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Does Welfare Spending Crowd Out Charitable Activity? Evidence from Historical England Under the Poor Laws

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  • Nina Boberg‐Fazlić
  • Paul Sharp

Abstract

This paper examines the relationship between government spending and charitable activity. We present a novel way of testing the ‘crowding out hypothesis’, making use of the fact that welfare provision under the Old Poor Laws was decided on the parish level, thus giving the heterogeneity we need to test for the impact of different levels of welfare support within a single country. Using data on poor relief spending combined with data on charitable incomes by county for two years before and after 1800, we find a positive relationship: areas with more public provision also enjoyed higher levels of charitable income. These results are confirmed when instrumenting for Poor Law spending using the distance to London and historical migration to London, as well as when looking at first differences.
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  • Nina Boberg‐Fazlić & Paul Sharp, 2017. "Does Welfare Spending Crowd Out Charitable Activity? Evidence from Historical England Under the Poor Laws," Economic Journal, Royal Economic Society, vol. 127(599), pages 50-83, February.
  • Handle: RePEc:wly:econjl:v:127:y:2017:i:599:p:50-83
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    File URL: http://hdl.handle.net/10.1111/ecoj.2017.127.issue-599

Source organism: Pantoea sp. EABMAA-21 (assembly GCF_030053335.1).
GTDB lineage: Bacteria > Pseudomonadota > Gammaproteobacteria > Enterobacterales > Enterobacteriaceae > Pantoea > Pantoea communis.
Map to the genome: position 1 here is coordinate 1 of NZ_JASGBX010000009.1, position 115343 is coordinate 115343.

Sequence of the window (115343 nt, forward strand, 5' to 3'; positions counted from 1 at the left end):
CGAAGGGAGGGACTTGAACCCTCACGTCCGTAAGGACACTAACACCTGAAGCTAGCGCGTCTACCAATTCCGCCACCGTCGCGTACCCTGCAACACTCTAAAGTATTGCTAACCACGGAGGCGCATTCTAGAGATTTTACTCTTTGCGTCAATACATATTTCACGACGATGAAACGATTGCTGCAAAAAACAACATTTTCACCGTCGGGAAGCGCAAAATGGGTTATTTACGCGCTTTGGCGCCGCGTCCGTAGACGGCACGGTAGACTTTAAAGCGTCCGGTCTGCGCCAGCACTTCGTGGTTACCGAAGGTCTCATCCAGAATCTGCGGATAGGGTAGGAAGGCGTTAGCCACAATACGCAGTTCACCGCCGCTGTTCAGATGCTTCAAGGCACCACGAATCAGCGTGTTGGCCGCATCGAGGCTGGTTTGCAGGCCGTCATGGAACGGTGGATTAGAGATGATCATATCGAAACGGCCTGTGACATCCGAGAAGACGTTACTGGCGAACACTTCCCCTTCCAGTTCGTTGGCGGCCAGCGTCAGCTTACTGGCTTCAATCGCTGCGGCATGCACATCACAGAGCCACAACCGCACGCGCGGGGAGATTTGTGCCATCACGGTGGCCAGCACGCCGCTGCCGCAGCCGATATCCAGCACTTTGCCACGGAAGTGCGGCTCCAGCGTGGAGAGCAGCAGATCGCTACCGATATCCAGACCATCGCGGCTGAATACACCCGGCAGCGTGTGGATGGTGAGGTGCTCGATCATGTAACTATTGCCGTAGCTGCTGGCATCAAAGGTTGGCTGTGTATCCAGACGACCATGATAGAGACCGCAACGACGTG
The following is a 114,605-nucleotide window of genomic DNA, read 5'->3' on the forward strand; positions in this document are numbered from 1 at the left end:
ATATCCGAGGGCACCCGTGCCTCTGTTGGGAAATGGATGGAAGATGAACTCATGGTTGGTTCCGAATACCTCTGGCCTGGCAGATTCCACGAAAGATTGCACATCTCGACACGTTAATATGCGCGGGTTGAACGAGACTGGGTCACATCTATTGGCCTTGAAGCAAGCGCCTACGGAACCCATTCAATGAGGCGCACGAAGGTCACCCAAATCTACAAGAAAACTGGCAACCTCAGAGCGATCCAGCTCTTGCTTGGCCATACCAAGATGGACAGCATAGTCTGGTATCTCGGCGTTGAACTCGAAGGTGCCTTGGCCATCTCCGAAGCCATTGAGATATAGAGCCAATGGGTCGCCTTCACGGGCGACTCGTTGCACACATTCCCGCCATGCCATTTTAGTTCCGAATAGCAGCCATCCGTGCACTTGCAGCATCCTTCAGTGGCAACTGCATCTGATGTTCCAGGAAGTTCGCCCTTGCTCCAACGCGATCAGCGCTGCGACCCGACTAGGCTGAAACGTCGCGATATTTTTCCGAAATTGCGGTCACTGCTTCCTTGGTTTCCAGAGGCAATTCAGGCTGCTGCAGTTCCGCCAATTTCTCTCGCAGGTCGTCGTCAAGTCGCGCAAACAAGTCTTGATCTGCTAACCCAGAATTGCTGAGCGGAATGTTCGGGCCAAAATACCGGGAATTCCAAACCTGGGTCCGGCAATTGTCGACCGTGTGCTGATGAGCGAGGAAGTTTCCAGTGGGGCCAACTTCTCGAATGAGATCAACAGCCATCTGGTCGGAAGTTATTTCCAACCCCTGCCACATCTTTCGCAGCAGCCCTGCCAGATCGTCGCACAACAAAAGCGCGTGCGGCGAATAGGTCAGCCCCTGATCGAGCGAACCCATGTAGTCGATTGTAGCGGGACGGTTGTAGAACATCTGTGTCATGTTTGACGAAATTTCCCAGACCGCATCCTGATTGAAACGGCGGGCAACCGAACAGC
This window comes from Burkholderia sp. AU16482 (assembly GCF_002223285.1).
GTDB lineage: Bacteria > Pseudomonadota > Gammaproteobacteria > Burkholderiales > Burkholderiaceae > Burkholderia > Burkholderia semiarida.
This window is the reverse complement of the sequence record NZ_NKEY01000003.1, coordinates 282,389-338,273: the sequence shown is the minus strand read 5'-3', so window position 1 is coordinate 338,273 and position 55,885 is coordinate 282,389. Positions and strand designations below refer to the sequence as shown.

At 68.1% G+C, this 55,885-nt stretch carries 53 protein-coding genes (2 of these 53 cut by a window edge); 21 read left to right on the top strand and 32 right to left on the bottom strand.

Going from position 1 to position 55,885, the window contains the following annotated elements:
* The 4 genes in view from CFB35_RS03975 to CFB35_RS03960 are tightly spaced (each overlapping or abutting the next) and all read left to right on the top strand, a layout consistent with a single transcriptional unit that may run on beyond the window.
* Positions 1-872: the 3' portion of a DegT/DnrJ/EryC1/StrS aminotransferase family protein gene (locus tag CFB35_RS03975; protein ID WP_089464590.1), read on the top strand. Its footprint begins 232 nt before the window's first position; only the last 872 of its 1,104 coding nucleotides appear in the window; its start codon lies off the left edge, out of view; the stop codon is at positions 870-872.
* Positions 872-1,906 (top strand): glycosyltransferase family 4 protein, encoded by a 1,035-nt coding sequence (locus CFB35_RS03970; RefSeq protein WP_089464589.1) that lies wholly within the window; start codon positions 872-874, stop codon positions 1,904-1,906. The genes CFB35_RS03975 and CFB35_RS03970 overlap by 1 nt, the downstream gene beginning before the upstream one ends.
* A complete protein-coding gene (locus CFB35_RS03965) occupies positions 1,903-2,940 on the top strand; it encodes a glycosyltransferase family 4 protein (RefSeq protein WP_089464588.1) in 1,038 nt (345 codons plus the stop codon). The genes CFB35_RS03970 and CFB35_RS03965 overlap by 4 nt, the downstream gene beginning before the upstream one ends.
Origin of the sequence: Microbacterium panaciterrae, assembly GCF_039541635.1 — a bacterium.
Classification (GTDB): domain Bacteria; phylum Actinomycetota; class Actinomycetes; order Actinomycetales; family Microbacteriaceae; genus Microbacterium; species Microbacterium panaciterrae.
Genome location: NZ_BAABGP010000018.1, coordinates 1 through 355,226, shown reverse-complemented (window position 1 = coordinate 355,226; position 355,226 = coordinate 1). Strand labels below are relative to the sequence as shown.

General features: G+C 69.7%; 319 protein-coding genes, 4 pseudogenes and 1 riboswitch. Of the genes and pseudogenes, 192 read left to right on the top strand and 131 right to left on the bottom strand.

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    As found by EconAcademics.org, the blog aggregator for Economics research:
    1. Does State Charity Crowd-Out Private Philanthropy?
      by andrewdsmith in The Past Speaks on 2013-12-04 01:39:53

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    Cited by:

    1. Melander, Eric & Miotto, Martina, 2021. "Welfare Cuts and Crime: Evidence from the New Poor Law," CAGE Online Working Paper Series 548, Competitive Advantage in the Global Economy (CAGE).
    2. Gregory Clark & Marianne E. Page, 2019. "Welfare reform, 1834: Did the New Poor Law in England produce significant economic gains?," Cliometrica, Springer;Cliometric Society (Association Francaise de Cliométrie), vol. 13(2), pages 221-244, May.
    3. Nina Boberg-Fazlić & Paul Sharp, 2018. "North and south: long-run social mobility in England and attitudes toward welfare," Cliometrica, Springer;Cliometric Society (Association Francaise de Cliométrie), vol. 12(2), pages 251-276, May.

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    More about this item

    JEL classification:

    • H5 - Public Economics - - National Government Expenditures and Related Policies
    • I3 - Health, Education, and Welfare - - Welfare, Well-Being, and Poverty
    • N3 - Economic History - - Labor and Consumers, Demography, Education, Health, Welfare, Income, Wealth, Religion, and Philanthropy

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